Tag Archives: Nick Kelly

The Elements – Let The Stars Shine

New year, new hip-hop.

We kick off 2021 with innovative Dublin rappers The Elements who reach for the stars with this single from their forthcoming EP Art Of The Vandal (top).

Daragh O’Kelly plays piano and NDLZ plays guitar, with Ricki Rawness on production duties.

David Conroy of XoZen1 Films directs and edits the trippy universe-straddling promo.

The band write:

“The Elements challenge their listeners to take the journey into their world, their songs are an abstract, objective and a somewhat psychedelic surrealist experience as an alternative to the now formulaic objective “struggles” of reality in Irish Hip-Hop.”

Nick says: Stars in their eyes.

The Elements

Cormac O Caoimh – Pocketful Of Doodlings

Some like it smooth.

Cork songsmith Cormac O Caoimh likes to operate somewhere between the lines of jazz, folk and pop… but he’s his own man, no doubt.

Pocketful Of Doodlings is taken from his album Swim Crawl Walk Run (top).

Nick says: The great Southern.

Cormac O Caoimh

Broadsheet music editor Nick Kelly

It’s been a year we’ll remember for all the wrong reasons. So where would we be without all this wonderful music to keep us sane and put a smile on our face?

A heartfelt thanks to all the brilliant musicians who, despite the bleakest of circumstances, made this one of the best years for Irish music ever.

The Top 10 Irish albums of 2020…

1. Una Keane – Collaborations

I count myself very lucky to have been seated in a pew for Una’s concert in Dublin’s Pepper Canister Church on March 5. It turned out to be the last live performance I attended before lockdown. And it was unforgettable, as a roll call of esteemed musicians including Stephen Shannon, Liam O’Maonlai, Lowli, Vyvienne Long, Gareth Quinn Redmond and Ronan Conroy all wove their magic in and around Una’s ambient neo-classical piano pieces in what was improvisation of the highest calibre. Una has now released this concert as a live album. The perfect Christmas present. (As is her studio album In The Deep.)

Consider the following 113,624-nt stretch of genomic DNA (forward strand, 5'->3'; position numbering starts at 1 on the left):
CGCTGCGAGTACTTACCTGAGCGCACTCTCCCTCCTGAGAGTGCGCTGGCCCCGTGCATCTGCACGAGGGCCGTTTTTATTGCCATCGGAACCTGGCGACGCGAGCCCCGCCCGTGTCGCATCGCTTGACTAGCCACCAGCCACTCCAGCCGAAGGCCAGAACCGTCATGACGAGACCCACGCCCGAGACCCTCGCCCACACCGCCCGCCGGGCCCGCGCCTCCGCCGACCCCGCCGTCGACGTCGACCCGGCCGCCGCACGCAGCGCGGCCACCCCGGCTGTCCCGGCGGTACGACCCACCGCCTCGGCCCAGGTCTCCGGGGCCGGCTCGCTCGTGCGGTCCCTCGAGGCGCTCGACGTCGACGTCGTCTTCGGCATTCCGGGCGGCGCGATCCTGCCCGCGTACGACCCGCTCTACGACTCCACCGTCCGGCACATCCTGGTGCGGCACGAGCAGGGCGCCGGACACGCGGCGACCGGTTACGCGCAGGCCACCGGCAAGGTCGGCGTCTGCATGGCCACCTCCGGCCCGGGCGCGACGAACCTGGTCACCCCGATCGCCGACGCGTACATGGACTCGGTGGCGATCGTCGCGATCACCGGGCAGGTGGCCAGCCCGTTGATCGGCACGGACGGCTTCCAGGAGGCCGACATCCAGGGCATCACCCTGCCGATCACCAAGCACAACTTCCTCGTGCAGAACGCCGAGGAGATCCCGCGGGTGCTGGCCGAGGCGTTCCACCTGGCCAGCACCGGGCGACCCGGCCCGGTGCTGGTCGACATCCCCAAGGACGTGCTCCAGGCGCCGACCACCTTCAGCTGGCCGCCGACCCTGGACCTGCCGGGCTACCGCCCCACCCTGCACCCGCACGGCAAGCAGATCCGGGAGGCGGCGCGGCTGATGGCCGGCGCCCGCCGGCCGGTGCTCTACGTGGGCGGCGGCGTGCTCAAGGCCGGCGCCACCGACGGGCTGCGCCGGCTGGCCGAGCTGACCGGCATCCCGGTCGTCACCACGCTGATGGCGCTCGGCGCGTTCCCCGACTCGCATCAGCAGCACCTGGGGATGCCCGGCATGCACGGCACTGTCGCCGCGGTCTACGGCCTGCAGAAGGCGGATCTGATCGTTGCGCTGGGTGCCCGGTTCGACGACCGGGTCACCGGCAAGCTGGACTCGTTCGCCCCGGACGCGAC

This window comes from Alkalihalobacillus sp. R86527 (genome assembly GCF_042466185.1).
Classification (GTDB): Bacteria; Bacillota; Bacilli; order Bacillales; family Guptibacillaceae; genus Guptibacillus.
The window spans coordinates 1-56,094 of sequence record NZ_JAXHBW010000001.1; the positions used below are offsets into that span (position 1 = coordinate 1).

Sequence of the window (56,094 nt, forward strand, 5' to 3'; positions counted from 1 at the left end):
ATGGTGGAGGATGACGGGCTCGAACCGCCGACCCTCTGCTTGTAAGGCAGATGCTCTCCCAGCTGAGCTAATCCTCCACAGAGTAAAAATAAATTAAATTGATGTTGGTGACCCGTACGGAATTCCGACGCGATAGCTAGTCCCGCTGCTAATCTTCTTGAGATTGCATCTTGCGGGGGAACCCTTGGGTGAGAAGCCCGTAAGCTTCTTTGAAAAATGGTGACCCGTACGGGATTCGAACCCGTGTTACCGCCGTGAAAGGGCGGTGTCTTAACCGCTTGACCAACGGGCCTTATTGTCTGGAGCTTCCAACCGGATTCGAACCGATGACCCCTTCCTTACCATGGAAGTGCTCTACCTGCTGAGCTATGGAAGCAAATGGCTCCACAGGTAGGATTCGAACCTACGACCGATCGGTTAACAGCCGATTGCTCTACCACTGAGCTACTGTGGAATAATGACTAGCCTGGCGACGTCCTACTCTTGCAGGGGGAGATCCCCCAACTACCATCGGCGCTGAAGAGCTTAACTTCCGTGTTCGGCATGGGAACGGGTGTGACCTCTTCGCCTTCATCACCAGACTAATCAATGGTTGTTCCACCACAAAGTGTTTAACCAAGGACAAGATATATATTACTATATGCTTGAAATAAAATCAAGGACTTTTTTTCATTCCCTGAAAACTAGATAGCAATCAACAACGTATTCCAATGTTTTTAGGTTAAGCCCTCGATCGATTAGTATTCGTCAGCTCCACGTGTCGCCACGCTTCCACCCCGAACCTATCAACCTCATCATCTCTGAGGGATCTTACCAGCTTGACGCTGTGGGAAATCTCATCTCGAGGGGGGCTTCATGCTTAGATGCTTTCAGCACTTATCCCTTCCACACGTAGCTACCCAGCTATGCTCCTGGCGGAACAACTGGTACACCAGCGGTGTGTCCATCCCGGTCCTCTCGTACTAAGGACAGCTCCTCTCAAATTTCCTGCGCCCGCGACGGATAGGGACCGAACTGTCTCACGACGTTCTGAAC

2. Arborist – A Northern View

Another artist who I feel blessed to have seen perform live this year, Arborist aka Belfast’s Mark McCambridge has the songs that do my world the world of good.

. Aoife Nessa Frances – Land Of No Junction

What a debut! Ethereal and highly atmospheric, Aoife Nessa Frances created soundscapes to escape to… and fall in love with.

4. BK Pepper – Territories

Another marvellous pianist and composer who has collaborated with Una Keane, Brian Pepper is, truth be told, a bit of a genius.

5. Malojian – Humm

It all came together for Stevie Scullion aja Malojian on Humm. Featuring guest musicians Gerry Love (ex-Teenage Fanclub) and Grandaddy’s Jason Lytle, this album is an absolute Humm-dinger.

6. Brigid Mae Power – Head Above The Water

The spirit of Sandy Denny is alive and well and living in the West of Ireland. A modern folk classic.

7. Ailbhe Reddy – Personal History

Dubliner Ailbhe has it all: the songs, the poise, the videos, the indie cool. She’s a star.

8. Luan Parle – Never Say Goodbye

Kilkenny-based Luan really found her voice on this collection of brilliantly crafted songs of romance and heartbreak that also showcase the guitar wizardry of Clive Barnes.